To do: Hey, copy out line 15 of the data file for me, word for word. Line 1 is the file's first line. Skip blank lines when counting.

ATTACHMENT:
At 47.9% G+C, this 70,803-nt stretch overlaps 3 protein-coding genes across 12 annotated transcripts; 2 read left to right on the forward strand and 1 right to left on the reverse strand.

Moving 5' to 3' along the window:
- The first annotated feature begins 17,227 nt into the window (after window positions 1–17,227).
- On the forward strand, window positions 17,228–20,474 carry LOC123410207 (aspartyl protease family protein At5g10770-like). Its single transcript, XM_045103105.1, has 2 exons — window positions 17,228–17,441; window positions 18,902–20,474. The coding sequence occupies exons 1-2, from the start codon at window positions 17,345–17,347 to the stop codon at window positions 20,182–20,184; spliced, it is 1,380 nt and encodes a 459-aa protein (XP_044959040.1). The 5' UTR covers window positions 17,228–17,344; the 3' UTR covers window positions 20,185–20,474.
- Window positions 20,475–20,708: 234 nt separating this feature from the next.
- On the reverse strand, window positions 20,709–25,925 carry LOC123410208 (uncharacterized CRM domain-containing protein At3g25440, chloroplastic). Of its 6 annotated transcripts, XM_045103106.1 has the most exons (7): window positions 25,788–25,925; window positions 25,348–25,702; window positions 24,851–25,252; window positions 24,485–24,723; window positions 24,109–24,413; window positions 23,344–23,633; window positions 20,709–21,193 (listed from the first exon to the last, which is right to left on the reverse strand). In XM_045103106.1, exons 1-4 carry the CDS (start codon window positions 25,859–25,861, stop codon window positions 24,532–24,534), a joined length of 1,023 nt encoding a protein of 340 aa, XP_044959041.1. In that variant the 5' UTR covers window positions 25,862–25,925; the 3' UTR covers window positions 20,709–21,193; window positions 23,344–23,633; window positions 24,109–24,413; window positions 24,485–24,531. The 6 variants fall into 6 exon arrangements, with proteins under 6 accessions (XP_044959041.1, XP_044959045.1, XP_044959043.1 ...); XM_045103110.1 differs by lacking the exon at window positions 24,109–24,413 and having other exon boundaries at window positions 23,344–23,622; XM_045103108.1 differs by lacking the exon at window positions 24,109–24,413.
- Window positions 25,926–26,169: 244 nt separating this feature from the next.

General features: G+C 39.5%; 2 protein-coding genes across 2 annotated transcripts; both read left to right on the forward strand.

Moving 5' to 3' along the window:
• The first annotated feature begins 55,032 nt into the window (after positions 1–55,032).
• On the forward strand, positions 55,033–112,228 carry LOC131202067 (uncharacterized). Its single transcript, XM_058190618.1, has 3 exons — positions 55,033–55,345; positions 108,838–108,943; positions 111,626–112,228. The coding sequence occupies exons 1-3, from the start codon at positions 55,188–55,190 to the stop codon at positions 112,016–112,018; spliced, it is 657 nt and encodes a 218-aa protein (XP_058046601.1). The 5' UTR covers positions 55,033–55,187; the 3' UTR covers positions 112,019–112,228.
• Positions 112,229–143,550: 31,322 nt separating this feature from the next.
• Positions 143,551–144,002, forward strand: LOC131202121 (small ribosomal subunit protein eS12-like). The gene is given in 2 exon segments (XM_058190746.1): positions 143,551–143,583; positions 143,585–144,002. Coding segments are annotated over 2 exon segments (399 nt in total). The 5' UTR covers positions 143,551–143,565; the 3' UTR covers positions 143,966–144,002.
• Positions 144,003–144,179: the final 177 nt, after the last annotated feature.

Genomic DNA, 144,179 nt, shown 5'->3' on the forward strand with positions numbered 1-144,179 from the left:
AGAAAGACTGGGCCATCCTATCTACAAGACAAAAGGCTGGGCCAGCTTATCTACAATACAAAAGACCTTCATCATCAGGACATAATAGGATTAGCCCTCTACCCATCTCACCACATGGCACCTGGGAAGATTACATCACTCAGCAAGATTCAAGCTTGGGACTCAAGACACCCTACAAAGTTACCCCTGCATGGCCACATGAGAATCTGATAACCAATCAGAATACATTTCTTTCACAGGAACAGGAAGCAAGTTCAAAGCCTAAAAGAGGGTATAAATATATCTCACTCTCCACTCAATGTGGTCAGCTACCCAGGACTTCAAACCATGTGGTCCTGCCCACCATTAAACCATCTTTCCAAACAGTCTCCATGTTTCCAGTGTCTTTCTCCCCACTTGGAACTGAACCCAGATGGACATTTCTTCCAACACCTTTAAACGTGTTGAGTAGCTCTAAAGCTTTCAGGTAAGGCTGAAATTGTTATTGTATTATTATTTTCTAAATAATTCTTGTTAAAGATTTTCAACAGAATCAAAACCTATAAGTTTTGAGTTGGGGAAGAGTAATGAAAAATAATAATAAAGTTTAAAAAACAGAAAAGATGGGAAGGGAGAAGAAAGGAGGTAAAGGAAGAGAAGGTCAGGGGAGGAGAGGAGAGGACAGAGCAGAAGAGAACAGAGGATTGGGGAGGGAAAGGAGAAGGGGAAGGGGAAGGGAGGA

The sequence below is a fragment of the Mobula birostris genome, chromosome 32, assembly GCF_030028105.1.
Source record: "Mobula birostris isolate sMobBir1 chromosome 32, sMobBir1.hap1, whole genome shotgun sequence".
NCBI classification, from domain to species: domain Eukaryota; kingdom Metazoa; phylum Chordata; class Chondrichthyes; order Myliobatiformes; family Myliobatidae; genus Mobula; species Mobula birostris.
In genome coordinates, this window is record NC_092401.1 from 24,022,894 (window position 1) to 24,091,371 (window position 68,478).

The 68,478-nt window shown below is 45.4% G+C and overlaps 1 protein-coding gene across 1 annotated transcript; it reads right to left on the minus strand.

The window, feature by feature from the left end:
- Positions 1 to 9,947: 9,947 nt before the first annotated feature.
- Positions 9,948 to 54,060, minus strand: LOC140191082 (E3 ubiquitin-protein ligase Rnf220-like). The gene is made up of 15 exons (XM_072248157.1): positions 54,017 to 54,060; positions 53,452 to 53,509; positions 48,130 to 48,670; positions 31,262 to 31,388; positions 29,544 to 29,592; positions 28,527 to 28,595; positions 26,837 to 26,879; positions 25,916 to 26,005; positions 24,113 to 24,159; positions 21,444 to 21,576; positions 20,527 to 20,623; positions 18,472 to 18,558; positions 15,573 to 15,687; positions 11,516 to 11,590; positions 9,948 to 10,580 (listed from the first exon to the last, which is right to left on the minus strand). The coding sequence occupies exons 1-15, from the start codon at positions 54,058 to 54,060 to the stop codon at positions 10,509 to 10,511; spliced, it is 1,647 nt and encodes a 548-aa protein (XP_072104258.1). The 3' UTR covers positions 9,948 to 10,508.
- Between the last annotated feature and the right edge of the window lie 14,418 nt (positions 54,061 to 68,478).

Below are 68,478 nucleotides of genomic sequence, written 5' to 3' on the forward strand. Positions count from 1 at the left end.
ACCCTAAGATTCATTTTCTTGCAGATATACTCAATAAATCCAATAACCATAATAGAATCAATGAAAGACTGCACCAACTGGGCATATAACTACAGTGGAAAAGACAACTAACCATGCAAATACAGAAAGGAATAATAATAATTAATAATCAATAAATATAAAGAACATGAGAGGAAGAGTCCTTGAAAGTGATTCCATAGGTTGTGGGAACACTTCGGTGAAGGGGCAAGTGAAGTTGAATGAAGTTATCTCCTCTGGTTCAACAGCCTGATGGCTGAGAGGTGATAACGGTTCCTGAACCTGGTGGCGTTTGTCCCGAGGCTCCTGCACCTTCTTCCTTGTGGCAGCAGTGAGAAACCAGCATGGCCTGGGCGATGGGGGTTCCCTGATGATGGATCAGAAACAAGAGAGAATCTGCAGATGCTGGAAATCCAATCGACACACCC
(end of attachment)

Genomic DNA, 144,179 nt, shown 5'->3' on the forward strand with positions numbered 1-144,179 from the left: